Omnes homines natura scire desiderant. All men by nature, desire to learn.
With this sentence begins the Metaphysics of Aristotle, and expresses the innate disposition in every person for knowing the truth. Aristotle also noted that “the wise man knows proper order.” So with the natural desire to learn comes the need for a proper method to fulfill this goal. When this is achieved, the desire to learn grows and the student can discover the connection between what they have learned and their own life. A teacher is to help students excel and succeed, to acquire knowledge something to which they are naturally inclined. But the central focus of this task, by means of both discipline and motivation, are the students themself. The mere repetition of learning leads to a servile intellectual attitude; a mere free creativity that ignores the findings of the past, will hardly leads to success. Maintaining interest in the truth, while avoiding idle curiosity is a priority for our school. In response, the curriculum focuses on the tradition of the Church, which never understood the acquisition of knowledge as a burden, but as a task that leads us to live more fully as men and women.
School Crest: our crest is based on a medieval illustration, collected from the Hortus Deliciarum (The Garden of Delights), a twelfth-century manuscript from the Hohenburg Abbey in Alsace. It represents Philosophy, in the center, as reigning over the seven liberal arts.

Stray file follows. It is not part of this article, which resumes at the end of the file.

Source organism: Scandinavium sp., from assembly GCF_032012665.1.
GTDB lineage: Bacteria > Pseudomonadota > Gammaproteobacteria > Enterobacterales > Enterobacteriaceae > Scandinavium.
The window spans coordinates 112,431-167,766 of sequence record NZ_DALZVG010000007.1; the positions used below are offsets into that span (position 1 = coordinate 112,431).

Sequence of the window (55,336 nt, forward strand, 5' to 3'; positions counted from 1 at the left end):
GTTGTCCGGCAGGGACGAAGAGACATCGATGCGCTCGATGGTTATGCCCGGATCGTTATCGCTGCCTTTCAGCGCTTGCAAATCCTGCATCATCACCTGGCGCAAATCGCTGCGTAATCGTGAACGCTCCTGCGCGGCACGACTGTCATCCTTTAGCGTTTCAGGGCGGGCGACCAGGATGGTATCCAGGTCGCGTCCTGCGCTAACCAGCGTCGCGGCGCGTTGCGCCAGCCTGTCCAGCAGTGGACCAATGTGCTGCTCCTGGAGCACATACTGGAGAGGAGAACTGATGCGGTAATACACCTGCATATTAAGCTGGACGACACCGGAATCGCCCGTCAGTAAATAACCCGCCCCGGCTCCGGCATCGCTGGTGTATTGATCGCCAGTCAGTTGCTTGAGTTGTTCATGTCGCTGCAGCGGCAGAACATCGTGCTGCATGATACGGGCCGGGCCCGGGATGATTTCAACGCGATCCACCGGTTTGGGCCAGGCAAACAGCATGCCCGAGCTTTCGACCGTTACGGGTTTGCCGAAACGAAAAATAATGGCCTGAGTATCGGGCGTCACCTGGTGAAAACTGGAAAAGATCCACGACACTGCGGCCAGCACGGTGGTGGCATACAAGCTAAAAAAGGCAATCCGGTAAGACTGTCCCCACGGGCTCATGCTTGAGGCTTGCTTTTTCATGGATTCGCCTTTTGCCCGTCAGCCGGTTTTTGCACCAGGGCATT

Liberal Arts, which organized the “trivium” (grammar, dialectic and rhetoric) and “quadrivium” (arithmetic, geometry, astronomy and music). With trivium, the objective was for students to learn to think. Through this structure the Latin language was taught for worship, constructing logical arguments and, finally, to learn to express oneself in a precise and rigorous manner. When the method of reasoning was well understood, students went on to study what we now call mathematical and physical sciences. Language instruction was accompanied by a reading of short stories, historical accounts, natural science and other classes. This learning method, which has survived for centuries in Western education, not only taught students to speak properly, but it provided the necessary tools for further learning, as well as to facilitate understanding and reasoning. This also permitted that different subjects would not be seen as separate compartments, but rather as complimentary and part of the same reality. As a result, for a medieval scholar, any material proved interesting. For some years, while adapting to modern disciplines, the Liberal Arts teaching philosophy has earned a new success and respect. Aquinas American School is also going to use this philosophy and curriculum, which does not reduce the subjects to a mere accumulation of knowledge, but encourages a life long love for studying while using creative learning materials.
Aquinas: our school is named after St. Thomas Aquinas, saint and model for the love of truth for students and teachers. He dedicated his life to prayer, study and teaching and has left for posterity a fundamental philosophical work of essential theology. It is for this teaching that the Catholic Church considers him Doctor of the Universal Church. St. Thomas Aquinas appreciated all reason and did not despise any of the contributions of classical antiquity from Muslim and Jewish thinkers: “what matters is the truth, not who says it.” For this reason he was interested in all disciplines. But above all, he showed that faith does not destroy reason, but on the contrary, elevates and perfects it, that’s why his is a mind enlightened by faith. According to St. Thomas, all serious and rigorous study leads to God and the knowledge of God helps approach any discipline more accurately and profoundly.